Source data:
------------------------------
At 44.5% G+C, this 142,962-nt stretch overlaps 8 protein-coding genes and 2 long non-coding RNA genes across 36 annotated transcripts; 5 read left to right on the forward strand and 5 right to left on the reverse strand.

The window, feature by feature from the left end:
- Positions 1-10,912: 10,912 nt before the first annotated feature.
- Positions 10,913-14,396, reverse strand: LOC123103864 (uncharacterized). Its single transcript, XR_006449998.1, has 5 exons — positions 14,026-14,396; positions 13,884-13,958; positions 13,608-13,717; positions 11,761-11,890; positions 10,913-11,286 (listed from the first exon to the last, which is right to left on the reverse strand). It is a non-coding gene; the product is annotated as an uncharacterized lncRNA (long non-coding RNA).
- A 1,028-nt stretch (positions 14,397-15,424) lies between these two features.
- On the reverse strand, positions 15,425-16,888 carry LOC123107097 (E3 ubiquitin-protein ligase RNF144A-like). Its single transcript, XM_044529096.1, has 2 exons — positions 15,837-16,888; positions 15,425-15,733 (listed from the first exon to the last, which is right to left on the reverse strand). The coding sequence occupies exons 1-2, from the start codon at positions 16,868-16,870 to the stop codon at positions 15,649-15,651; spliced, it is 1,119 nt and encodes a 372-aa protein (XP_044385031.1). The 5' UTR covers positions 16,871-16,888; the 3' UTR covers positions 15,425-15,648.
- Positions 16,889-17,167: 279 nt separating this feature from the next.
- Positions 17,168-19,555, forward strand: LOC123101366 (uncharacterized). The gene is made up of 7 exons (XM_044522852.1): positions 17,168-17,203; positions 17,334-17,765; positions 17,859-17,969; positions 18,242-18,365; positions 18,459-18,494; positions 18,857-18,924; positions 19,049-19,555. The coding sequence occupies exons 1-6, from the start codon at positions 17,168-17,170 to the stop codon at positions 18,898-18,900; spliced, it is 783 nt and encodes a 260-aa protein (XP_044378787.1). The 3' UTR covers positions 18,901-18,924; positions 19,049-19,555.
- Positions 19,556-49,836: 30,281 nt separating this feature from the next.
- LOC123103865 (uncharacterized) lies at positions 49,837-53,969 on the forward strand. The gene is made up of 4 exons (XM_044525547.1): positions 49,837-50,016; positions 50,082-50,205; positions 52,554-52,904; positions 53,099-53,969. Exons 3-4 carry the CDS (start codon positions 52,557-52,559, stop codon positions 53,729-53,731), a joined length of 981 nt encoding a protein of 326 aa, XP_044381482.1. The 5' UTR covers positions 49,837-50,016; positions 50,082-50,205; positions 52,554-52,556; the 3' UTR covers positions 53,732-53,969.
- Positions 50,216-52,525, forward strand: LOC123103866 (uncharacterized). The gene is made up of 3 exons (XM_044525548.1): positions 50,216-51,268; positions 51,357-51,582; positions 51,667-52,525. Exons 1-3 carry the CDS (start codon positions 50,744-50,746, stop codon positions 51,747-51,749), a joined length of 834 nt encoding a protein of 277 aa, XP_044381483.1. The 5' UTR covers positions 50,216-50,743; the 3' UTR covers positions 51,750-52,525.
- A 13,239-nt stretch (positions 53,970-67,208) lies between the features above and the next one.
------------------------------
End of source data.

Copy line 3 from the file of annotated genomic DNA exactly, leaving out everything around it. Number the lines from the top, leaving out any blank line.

- Positions 1-10,912: 10,912 nt before the first annotated feature.